Star rating: ****

  9. Review by North Baddesley WI Group 2:
    Very well written and observed. Explores the whole aspect of prejudice. It was written with some humour without being disrespectful. It described life before and after 2nd World War.
    Rating: 4 Stars

  10. Review by New Forest/Waterside U3A Reading Group:
    Andrea Levy with remarkable skill reminded our group of the tensions which maintained in Britain immediately after the 39/45 war when boatloads of West Indians arrived. She also enlightened readers, unfamiliar with the society they were coming from, of the culture shock they were experiencing. The two pictures were tellingly pitched against the behaviour and attitude of the Brits in India. We were still feeling superior about ‘Our Empire’ then. Small Island was considered a ‘good read’ but some of the group are still uncomfortable with novels of the current ‘meanwhile back at the ranch’ style of construction with chapters devoted to individual characters.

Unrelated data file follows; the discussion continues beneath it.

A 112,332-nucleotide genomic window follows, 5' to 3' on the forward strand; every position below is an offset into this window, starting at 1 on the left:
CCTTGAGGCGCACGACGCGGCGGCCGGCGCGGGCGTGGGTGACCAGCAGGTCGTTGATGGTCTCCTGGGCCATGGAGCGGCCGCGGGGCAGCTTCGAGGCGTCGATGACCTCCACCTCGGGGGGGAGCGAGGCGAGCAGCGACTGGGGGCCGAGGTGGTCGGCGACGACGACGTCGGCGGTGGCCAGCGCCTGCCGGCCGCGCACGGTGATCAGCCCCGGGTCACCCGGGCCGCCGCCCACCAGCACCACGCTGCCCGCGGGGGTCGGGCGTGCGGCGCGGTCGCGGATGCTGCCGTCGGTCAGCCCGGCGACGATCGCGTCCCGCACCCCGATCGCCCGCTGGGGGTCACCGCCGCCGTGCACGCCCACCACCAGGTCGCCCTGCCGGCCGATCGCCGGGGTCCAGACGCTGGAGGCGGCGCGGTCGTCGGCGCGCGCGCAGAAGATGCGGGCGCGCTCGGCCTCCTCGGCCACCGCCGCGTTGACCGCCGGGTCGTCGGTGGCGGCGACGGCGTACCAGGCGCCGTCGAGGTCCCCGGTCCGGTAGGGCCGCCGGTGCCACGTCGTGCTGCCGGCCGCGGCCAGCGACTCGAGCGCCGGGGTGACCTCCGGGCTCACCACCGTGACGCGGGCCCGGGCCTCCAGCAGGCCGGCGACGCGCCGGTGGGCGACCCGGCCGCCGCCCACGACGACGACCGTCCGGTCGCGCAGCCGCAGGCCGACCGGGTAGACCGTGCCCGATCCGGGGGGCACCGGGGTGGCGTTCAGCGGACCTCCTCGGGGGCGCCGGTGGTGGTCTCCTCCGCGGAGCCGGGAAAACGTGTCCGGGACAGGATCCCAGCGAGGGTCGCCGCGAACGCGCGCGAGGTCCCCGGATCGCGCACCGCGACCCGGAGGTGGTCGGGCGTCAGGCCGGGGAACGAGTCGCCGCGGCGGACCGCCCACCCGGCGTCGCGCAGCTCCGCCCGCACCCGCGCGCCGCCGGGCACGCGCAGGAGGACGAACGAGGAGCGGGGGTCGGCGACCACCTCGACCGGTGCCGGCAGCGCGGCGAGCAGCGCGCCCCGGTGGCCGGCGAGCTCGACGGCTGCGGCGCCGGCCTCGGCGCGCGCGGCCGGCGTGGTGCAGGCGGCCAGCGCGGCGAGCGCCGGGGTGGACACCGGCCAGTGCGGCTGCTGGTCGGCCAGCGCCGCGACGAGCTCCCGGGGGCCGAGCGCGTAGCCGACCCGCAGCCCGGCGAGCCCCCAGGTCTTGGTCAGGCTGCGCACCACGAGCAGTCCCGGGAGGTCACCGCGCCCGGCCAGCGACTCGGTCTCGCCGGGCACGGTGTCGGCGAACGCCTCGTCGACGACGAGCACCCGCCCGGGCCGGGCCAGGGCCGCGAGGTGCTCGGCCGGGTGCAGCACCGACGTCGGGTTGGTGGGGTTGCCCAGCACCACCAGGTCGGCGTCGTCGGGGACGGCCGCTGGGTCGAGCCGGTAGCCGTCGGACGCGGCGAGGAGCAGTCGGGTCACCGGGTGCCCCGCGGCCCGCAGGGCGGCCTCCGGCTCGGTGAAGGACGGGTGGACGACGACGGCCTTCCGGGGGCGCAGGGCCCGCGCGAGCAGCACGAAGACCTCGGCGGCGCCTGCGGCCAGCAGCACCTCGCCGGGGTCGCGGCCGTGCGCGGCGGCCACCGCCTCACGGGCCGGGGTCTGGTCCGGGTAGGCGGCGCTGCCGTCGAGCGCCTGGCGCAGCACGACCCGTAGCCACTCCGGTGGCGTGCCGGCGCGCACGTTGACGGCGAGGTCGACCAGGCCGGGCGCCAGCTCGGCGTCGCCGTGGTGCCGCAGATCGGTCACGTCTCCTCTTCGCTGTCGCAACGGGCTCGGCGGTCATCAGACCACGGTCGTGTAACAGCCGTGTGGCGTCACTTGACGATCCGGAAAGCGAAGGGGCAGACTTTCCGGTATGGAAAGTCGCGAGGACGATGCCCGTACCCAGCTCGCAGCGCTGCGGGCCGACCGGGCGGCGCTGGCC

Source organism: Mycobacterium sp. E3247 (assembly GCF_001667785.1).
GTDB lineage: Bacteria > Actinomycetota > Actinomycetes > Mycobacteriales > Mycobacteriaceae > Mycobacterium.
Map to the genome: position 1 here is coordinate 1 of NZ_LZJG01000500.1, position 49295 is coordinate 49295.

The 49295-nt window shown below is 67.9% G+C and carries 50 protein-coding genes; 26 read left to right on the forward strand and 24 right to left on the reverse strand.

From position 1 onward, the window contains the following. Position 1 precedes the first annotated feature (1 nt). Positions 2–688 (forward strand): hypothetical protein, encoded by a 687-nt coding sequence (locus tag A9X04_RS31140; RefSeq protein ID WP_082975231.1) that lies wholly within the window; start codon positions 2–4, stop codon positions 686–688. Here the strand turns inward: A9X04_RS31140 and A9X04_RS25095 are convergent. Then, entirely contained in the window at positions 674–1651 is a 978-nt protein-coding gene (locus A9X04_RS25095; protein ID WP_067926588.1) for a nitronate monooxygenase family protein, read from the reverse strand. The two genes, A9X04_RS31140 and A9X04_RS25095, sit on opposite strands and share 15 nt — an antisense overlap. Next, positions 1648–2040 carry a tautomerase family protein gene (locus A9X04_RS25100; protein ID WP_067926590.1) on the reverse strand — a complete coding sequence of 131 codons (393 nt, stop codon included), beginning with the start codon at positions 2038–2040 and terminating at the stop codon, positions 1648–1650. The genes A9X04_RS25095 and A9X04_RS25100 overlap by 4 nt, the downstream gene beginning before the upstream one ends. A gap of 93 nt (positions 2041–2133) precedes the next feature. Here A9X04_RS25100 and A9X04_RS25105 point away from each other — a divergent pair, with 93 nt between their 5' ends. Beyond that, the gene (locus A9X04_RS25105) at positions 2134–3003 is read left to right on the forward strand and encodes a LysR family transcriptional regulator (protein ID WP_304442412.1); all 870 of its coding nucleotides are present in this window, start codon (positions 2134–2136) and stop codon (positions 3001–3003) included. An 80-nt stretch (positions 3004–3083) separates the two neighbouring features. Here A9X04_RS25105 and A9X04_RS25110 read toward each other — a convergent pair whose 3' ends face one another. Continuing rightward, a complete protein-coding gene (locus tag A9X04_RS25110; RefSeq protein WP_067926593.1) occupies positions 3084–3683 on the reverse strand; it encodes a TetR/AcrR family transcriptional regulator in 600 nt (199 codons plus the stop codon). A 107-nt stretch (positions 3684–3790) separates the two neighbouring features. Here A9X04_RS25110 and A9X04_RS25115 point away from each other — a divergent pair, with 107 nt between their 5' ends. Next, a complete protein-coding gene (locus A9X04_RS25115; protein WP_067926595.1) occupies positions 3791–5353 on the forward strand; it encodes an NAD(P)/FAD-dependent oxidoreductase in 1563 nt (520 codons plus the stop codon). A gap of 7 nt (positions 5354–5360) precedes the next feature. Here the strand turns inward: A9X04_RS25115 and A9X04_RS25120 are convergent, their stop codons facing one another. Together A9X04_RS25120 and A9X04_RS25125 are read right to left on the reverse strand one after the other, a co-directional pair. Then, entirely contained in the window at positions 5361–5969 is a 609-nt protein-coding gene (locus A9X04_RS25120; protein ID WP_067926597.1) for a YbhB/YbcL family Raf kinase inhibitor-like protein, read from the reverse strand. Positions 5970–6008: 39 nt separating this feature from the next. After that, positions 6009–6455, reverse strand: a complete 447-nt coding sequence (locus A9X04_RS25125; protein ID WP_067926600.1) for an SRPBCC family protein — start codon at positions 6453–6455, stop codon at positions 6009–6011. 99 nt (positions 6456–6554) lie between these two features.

Star rating: ****

  11. Review by Milford Ladies Reading Group:
    Characters and venues well described, amusing in parts. Very good insight into life at that time.
    Star rating: ***

  12. Review by Goodworth Clatford WI:
    good social history of the time. Excellent characterisation. Good illustration on copies of books. Recommended good read.
    Star rating: ****

  13. Review by Andover Library:
    Generally well liked, some of us found it slow to start. Excellent characters, the story was believable. Made us debate the race question.
    Star rating: ***

  14. Review by Arle Reading Group: